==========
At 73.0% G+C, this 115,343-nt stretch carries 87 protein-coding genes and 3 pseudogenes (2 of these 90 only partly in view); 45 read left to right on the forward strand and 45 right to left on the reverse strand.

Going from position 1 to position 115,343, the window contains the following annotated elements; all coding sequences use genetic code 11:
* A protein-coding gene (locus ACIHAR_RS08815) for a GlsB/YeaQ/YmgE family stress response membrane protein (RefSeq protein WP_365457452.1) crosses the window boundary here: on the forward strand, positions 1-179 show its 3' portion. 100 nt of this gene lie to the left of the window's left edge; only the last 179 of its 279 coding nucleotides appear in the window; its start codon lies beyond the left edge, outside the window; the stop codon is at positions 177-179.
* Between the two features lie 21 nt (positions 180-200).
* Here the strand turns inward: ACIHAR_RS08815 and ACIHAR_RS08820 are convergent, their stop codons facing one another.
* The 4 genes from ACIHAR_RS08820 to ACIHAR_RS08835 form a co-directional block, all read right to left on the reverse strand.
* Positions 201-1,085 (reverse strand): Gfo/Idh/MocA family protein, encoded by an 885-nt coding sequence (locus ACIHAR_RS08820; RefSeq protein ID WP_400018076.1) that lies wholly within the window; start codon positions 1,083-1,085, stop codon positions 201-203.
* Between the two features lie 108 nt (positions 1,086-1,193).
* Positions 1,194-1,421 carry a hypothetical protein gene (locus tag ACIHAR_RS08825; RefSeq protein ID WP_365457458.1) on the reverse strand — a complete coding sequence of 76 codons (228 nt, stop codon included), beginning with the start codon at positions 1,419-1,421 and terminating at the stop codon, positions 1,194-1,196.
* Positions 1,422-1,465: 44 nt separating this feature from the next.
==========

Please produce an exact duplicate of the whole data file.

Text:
At 73.0% G+C, this 115,343-nt stretch carries 87 protein-coding genes and 3 pseudogenes (2 of these 90 only partly in view); 45 read left to right on the forward strand and 45 right to left on the reverse strand.

Going from position 1 to position 115,343, the window contains the following annotated elements; all coding sequences use genetic code 11:
* A protein-coding gene (locus ACIHAR_RS08815) for a GlsB/YeaQ/YmgE family stress response membrane protein (RefSeq protein WP_365457452.1) crosses the window boundary here: on the forward strand, positions 1-179 show its 3' portion. 100 nt of this gene lie to the left of the window's left edge; only the last 179 of its 279 coding nucleotides appear in the window; its start codon lies beyond the left edge, outside the window; the stop codon is at positions 177-179.
* Between the two features lie 21 nt (positions 180-200).
* Here the strand turns inward: ACIHAR_RS08815 and ACIHAR_RS08820 are convergent, their stop codons facing one another.
* The 4 genes from ACIHAR_RS08820 to ACIHAR_RS08835 form a co-directional block, all read right to left on the reverse strand.
* Positions 201-1,085 (reverse strand): Gfo/Idh/MocA family protein, encoded by an 885-nt coding sequence (locus ACIHAR_RS08820; RefSeq protein ID WP_400018076.1) that lies wholly within the window; start codon positions 1,083-1,085, stop codon positions 201-203.
* Between the two features lie 108 nt (positions 1,086-1,193).
* Positions 1,194-1,421 carry a hypothetical protein gene (locus tag ACIHAR_RS08825; RefSeq protein ID WP_365457458.1) on the reverse strand — a complete coding sequence of 76 codons (228 nt, stop codon included), beginning with the start codon at positions 1,419-1,421 and terminating at the stop codon, positions 1,194-1,196.
* Positions 1,422-1,465: 44 nt separating this feature from the next.